Caring for a Rosary Plant

Caring for a Rosary Plant
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Ceropegia woodii, or as it is also known; rosary plant, hearts entangled or string of hearts, is an interesting vining plant with thin, wirelike stems that is perfect as a hanging plant. We can add it to our list of easy to grow houseplants that can withstand neglect, dry air, or even lack of watering! It has small heart shaped leaves and tiny pea-like bulbs that form along the stem. These can be placed back in the soil around the plant or put into small pots to grow new plants, similar to the spider plant.
C. woodii needs to be watered sparingly, especially in the winter Water and allow it to almost dry out before watering again. The soil should be regular potting soil that has been mixed with sand, similar to a cactus. As mentioned, this plant can take dry air, so you won't need to worry about humidity. It's light needs are flexible too. You can place it in filtered sunlight, in a fairly bright room or it can handle a shady spot with almost dim light as well. However, the leaves, which are marbled with a purplish color to the back, will be more colorful and contrasting in brighter light.

From spring until midsummer feed the vine with standard houseplant fertilizer. That is the only time it needs to be fed. The winter is it's dormant time, so you want to leave it alone, watering only a small amount. During this dormant period you may notice it looking slightly droopy, but don't be tempted to water more! Leave it alone, and it should be fine once it starts it's growing period again, at which time you can water normally.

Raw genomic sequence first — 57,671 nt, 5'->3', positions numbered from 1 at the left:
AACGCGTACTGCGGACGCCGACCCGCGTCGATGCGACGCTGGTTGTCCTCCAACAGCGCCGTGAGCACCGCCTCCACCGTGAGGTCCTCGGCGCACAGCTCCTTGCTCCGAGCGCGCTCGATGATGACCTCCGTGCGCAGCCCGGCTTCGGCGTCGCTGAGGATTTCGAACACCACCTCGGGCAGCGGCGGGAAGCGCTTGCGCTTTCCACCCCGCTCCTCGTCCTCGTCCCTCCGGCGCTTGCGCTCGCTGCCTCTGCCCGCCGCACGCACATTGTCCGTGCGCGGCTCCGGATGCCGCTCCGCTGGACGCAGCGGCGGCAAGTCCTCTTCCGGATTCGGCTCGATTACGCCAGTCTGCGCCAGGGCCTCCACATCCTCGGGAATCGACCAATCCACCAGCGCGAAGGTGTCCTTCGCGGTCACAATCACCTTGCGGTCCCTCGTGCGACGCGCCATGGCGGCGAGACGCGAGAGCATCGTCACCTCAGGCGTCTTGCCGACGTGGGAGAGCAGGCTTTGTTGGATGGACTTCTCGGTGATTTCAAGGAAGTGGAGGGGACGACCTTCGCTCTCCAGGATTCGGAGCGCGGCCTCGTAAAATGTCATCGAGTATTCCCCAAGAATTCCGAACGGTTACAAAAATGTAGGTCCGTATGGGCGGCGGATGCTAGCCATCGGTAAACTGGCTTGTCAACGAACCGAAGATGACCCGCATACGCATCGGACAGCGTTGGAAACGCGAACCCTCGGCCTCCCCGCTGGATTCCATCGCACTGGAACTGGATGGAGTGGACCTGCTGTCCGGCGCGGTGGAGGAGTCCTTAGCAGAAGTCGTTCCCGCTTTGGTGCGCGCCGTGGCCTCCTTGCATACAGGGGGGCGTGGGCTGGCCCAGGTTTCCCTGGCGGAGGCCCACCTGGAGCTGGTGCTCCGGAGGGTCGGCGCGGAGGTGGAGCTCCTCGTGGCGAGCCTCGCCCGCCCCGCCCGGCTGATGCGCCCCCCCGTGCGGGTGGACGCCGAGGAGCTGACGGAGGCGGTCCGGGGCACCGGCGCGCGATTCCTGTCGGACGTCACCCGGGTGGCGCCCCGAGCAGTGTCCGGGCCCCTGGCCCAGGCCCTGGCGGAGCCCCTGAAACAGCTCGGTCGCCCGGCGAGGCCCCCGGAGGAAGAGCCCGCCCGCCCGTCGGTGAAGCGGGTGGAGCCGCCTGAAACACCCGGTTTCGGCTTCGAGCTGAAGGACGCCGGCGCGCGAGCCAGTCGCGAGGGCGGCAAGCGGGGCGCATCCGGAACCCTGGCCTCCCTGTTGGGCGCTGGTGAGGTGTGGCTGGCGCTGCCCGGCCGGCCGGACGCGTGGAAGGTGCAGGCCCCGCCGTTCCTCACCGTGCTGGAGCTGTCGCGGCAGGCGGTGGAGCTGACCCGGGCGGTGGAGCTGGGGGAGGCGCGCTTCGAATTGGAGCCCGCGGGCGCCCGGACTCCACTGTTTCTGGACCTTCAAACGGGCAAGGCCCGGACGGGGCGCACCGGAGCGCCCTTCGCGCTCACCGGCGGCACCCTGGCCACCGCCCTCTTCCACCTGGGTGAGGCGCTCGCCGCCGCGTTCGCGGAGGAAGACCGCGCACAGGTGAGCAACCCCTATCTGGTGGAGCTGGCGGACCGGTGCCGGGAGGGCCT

C. woodii is an African plant and can be grown outside in zones 11 or 12. In other zones, it can take the heat of the summer so you can place it outside on the porch if you have room. Just remember to gradually take it out, and gradually bring it back in during late summer.

The plants grow up to three feet long, but are small plants otherwise, so for a fuller look you may want to group 2 or 3 together. They can be repotted when the roots start getting crowded, and you can take the tuberous "beads" and plant them at any time. Also, on a toxic plant note-the rosary vine is non-toxic. There is a plant called the "rosary pea", which is poisonous, but it is unrelated to C. woodii.

The rosary vine is a wonderful plant to hand down to family and friends. Just like other keepsakes, plants can also be a living remembrance of people in our lives. Plants such as rosary vine are perfect for this because they root so easily and can be shared with others.


 

About The Author

Brenda Hyde is a freelance writer living on ten acres in rural Michigan with her husband and three kids. She is a mom, grandma, gardener, cook and writer. She blogs on all of these topics at Harvestmoongazette.blogspot.com.

 
 

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